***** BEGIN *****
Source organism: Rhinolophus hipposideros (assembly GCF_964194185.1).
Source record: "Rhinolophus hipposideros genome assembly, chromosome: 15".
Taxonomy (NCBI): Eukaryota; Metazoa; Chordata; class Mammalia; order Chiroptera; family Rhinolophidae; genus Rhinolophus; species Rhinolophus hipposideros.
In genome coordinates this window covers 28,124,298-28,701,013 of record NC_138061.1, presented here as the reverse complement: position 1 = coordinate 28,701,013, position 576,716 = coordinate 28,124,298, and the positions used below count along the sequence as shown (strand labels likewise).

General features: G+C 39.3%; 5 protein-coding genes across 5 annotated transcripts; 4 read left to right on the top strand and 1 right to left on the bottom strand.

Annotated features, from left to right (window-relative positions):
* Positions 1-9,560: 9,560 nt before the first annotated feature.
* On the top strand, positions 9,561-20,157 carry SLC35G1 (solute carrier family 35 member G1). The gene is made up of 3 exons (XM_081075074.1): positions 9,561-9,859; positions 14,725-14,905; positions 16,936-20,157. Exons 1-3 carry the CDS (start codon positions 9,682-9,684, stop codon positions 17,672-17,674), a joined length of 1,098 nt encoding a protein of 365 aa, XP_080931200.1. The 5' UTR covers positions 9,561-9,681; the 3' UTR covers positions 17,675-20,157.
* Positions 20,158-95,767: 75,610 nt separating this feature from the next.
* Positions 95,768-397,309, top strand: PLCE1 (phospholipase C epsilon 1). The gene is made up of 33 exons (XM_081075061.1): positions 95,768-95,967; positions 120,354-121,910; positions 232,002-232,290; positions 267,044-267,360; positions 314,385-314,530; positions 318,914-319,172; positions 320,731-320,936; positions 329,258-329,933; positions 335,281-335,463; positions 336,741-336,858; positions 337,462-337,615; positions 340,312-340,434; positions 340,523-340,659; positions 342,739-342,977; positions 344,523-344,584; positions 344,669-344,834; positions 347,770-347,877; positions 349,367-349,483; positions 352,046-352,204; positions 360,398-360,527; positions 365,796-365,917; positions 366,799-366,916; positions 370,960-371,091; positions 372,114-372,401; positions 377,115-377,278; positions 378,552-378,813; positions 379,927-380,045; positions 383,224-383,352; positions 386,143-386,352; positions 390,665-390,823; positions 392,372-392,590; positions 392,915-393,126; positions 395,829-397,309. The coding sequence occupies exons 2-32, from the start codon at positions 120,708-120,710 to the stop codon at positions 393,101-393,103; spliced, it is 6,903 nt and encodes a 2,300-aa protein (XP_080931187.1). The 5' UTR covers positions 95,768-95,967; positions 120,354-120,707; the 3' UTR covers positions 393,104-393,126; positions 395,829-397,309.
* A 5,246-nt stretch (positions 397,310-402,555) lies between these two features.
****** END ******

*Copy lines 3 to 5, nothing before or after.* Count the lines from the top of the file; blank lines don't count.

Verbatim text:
Taxonomy (NCBI): Eukaryota; Metazoa; Chordata; class Mammalia; order Chiroptera; family Rhinolophidae; genus Rhinolophus; species Rhinolophus hipposideros.
In genome coordinates this window covers 28,124,298-28,701,013 of record NC_138061.1, presented here as the reverse complement: position 1 = coordinate 28,701,013, position 576,716 = coordinate 28,124,298, and the positions used below count along the sequence as shown (strand labels likewise).

General features: G+C 39.3%; 5 protein-coding genes across 5 annotated transcripts; 4 read left to right on the top strand and 1 right to left on the bottom strand.